Today's News

  • Golf tourney set for July 30

    Emory Golf and Country Club in Harriman will be hosting the Red, White and Blue Tournament on Saturday, July 30 beginning at 9 a.m.

    The tournament will be 27 holes and feature a swat format.

  • Senior Bowlers of the Month
  • AAA Jackets advance to state

    The Kingston AAA All-Stars didn’t come home with the Dixie Youth District 8 AAA championship, but the Jackets did accomplish enough during their four tournament games to secure a spot in next weekend’s Dixie Youth AAA State Tournament in Mount Pleasant.

  • Kingston focuses on unkempt property

    Kingston resident Jack Muecke has made his disdain for overgrown lots, unmaintained homes and other eyesores well known to local authorities.

    The longtime resident, whose family name and roots go back to the early days of Kingston, may see some improvement soon.

    City officials recently launched legal proceedings to raze an empty house at 514 Spring St.  just across from Roane County High School.

    Until a few years ago, the house was locally renowned for its tall, manicured hedges and overall tidiness.

  • Industrial development budget explained

    Former Roane County executive GeraldLargen has questioned the $2.5 million for industrial development in the 2011-12 county budget.

    “Do you wonder just exactly what we are going to get for this multi-million dollar expenditure of our tax money?” Largen asked in his recent Lick Skillet column that appears weekly in the Roane County News.

    On Tuesday, current Roane County Executive Ron Woody provided some answers about where the money comes from and where it goes.

  • Lawyer may appeal foreclosure decision

    Kingston attorney Dick Evans said he’s considering filing an appeal with the Tennessee Supreme Court over a decision made by the Court of Appeals.

    The appeals court ruled that a notice of foreclosure can be printed in a newspaper that is not located in the county where the foreclosure sale is taking place.

    Evans represented Earl and Irinia Thacker in their lawsuit against Shapiro & Kirsch LLP.

    The Thackers owned property in Roane County that Shapiro & Kirsch hawked at a foreclosure sale on March 8, 2007.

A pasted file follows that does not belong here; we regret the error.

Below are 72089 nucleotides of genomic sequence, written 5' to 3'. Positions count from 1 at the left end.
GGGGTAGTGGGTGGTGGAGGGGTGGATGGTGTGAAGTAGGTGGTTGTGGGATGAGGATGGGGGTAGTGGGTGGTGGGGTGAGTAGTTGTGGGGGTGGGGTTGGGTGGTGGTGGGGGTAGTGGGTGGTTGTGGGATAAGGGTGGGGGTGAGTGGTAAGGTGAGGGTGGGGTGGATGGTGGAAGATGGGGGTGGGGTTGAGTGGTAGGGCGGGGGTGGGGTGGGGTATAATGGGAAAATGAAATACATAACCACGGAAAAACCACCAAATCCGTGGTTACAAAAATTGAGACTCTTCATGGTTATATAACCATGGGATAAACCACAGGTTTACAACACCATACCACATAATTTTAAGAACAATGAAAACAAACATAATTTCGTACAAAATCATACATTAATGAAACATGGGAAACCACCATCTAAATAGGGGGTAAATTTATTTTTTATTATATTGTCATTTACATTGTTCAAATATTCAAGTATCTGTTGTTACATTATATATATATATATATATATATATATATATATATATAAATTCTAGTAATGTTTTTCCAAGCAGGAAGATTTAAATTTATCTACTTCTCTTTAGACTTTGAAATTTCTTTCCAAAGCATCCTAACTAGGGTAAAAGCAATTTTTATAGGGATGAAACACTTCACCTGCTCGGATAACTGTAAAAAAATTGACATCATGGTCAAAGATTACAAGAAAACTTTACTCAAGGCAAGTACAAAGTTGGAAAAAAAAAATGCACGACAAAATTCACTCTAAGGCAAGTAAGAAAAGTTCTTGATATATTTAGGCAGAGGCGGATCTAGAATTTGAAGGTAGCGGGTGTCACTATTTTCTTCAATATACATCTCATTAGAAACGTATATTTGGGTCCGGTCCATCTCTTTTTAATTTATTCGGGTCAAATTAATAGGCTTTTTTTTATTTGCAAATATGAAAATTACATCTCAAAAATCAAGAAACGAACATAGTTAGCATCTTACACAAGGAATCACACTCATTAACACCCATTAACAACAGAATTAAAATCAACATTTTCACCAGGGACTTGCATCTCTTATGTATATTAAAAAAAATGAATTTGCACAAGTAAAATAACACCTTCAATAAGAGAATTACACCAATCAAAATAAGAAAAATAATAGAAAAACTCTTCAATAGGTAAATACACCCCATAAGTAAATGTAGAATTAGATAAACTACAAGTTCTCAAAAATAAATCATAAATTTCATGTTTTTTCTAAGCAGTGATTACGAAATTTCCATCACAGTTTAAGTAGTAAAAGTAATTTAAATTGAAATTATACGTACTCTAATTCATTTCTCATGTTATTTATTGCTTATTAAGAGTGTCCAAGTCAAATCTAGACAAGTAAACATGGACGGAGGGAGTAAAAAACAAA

• Ambulance rate hike considered

    Ambulance service could cost more in the future.

    Roane County officials are considering increasing the rates.  

    “We’re waiting on some stuff from Medicare,” County Commission Chairman James Brummett said during a recent public meeting. “Soon as we get this there will be a meeting and then I think there will be a recommendation to raise rates.”

    Commissioners have gone down this road once already this year.

    A resolution to increase the rates failed 8-7 in February.  

  • Audit: No accounting problems found with area drug task force

    Auditors found no problems in their recent review of the Ninth Judicial District Drug Task Force, which includes Roane, Loudon, Meigs and Morgan counties.

    The review was conducted by the Tennessee Comptroller’s Division of County Audit.

    “Obviously we’re glad,” District Attorney General Russell Johnson said.

    Not having audit findings is something Johnson, who is over the task force, has emphasized since he took office in 2006.

  • Coming soon: Roane County’s Amazing Corn Maze

    With autumn lurking around the corner, quintessential, fall-festive corn mazes have already been mapped out and planted.
    Roane County will feature a corn maze for residents and visitors to enjoy. The anticipated opening date in mid to late August.
    The winding trail will be on 5  acres adjacent to Roane State Community College’s baseball field and is shaped to wish Roane State a happy birthday.
    Coinciding with the college’s 40th anniversary, the corn maze will also be one of the highlights at the school’s bash on Nov. 5.

  • New clean air rules will help improve health in Tennessee

    The U.S. Environmental Protection Agency has finalized additional Clean Air Act protections that will slash hundreds of thousands of tons of smokestack emissions that travel long distances, threatening the health of hundreds of millions of Americans living downwind.